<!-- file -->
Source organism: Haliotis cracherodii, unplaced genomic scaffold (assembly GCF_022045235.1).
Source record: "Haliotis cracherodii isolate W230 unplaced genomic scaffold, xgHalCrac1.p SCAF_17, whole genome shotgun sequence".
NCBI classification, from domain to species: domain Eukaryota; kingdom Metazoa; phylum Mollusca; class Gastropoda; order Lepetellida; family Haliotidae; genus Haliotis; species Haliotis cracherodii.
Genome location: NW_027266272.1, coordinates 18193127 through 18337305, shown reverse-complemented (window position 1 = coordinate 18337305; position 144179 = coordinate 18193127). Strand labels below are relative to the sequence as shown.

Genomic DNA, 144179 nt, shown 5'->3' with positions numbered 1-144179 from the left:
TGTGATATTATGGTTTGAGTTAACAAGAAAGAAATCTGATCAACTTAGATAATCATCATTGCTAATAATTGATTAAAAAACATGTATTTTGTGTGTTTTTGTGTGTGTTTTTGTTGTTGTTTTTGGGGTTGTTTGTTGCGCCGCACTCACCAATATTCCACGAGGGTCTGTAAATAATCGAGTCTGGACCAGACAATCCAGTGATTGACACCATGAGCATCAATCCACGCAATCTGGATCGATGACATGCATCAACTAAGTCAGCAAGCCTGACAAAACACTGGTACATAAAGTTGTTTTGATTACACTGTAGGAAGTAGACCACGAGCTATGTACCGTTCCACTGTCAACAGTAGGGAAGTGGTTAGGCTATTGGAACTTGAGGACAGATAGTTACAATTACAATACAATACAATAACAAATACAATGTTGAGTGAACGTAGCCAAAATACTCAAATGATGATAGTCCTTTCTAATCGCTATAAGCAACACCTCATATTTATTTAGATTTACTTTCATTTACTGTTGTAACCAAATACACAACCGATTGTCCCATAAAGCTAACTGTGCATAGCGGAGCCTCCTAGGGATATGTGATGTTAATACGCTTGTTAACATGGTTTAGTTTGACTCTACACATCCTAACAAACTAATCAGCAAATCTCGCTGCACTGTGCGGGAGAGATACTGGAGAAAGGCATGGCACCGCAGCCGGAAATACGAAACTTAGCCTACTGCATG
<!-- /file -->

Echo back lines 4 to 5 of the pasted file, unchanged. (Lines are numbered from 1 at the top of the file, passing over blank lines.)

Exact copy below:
Genome location: NW_027266272.1, coordinates 18193127 through 18337305, shown reverse-complemented (window position 1 = coordinate 18337305; position 144179 = coordinate 18193127). Strand labels below are relative to the sequence as shown.

Genomic DNA, 144179 nt, shown 5'->3' with positions numbered 1-144179 from the left: